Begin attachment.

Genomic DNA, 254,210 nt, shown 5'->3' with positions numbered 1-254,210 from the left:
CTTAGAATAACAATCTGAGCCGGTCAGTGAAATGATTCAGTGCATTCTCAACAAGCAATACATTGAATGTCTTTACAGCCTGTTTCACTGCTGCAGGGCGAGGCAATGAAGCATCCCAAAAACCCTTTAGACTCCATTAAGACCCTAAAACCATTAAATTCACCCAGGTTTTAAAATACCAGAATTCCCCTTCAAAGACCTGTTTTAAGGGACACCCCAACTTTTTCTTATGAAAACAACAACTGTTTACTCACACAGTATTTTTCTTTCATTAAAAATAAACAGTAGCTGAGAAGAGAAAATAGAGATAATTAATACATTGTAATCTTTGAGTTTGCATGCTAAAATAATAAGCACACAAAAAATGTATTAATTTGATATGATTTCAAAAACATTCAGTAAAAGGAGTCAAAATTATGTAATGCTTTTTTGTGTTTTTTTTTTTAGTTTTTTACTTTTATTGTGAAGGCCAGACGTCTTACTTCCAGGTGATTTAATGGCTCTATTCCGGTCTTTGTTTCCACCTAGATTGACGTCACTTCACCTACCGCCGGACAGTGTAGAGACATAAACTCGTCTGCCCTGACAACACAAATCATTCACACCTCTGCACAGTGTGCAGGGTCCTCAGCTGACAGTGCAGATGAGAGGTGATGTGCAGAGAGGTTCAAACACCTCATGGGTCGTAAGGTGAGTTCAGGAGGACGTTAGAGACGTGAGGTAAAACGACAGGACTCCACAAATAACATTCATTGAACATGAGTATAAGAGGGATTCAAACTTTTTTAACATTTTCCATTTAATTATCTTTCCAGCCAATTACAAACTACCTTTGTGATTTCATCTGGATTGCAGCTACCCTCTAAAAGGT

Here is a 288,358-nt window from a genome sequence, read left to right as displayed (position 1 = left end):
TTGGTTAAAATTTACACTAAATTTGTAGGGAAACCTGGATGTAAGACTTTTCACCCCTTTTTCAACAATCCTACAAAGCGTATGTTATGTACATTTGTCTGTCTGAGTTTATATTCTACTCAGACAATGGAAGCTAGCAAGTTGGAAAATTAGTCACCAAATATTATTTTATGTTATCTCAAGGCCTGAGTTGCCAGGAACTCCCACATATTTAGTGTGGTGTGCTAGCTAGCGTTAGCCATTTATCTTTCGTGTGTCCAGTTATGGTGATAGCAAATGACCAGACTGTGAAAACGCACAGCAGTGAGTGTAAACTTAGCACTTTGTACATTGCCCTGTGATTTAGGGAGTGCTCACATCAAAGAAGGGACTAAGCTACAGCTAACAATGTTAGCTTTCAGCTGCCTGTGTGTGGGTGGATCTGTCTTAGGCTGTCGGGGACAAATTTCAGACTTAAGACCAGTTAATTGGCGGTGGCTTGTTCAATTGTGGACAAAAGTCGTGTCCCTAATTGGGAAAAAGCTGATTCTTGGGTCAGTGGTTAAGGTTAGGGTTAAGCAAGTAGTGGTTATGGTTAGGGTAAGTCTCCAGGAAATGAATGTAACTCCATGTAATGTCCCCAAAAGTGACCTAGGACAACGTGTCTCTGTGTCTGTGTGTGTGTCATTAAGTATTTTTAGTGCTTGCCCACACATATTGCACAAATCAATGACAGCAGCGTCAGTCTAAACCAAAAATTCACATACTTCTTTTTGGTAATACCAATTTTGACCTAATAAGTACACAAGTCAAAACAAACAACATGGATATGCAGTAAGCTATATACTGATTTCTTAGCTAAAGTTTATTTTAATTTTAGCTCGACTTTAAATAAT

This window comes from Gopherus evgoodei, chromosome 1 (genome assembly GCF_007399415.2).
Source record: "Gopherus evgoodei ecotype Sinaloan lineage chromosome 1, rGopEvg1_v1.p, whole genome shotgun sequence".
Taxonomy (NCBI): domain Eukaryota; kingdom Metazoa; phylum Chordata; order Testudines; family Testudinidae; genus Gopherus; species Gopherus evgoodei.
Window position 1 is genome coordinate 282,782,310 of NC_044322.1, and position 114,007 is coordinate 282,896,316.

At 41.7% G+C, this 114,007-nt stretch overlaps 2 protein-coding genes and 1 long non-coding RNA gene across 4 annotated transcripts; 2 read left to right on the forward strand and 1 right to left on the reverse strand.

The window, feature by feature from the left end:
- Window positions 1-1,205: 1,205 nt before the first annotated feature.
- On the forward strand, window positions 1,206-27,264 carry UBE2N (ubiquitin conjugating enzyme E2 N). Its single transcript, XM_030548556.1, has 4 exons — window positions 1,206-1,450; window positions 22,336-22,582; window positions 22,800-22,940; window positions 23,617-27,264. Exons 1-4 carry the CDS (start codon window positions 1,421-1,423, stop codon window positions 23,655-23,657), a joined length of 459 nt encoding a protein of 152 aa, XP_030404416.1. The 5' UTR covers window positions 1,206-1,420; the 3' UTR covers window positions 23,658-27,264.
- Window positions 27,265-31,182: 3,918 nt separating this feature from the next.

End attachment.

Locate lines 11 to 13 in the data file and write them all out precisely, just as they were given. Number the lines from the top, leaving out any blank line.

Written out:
- Window positions 1-1,205: 1,205 nt before the first annotated feature.
- On the forward strand, window positions 1,206-27,264 carry UBE2N (ubiquitin conjugating enzyme E2 N). Its single transcript, XM_030548556.1, has 4 exons — window positions 1,206-1,450; window positions 22,336-22,582; window positions 22,800-22,940; window positions 23,617-27,264. Exons 1-4 carry the CDS (start codon window positions 1,421-1,423, stop codon window positions 23,655-23,657), a joined length of 459 nt encoding a protein of 152 aa, XP_030404416.1. The 5' UTR covers window positions 1,206-1,420; the 3' UTR covers window positions 23,658-27,264.
- Window positions 27,265-31,182: 3,918 nt separating this feature from the next.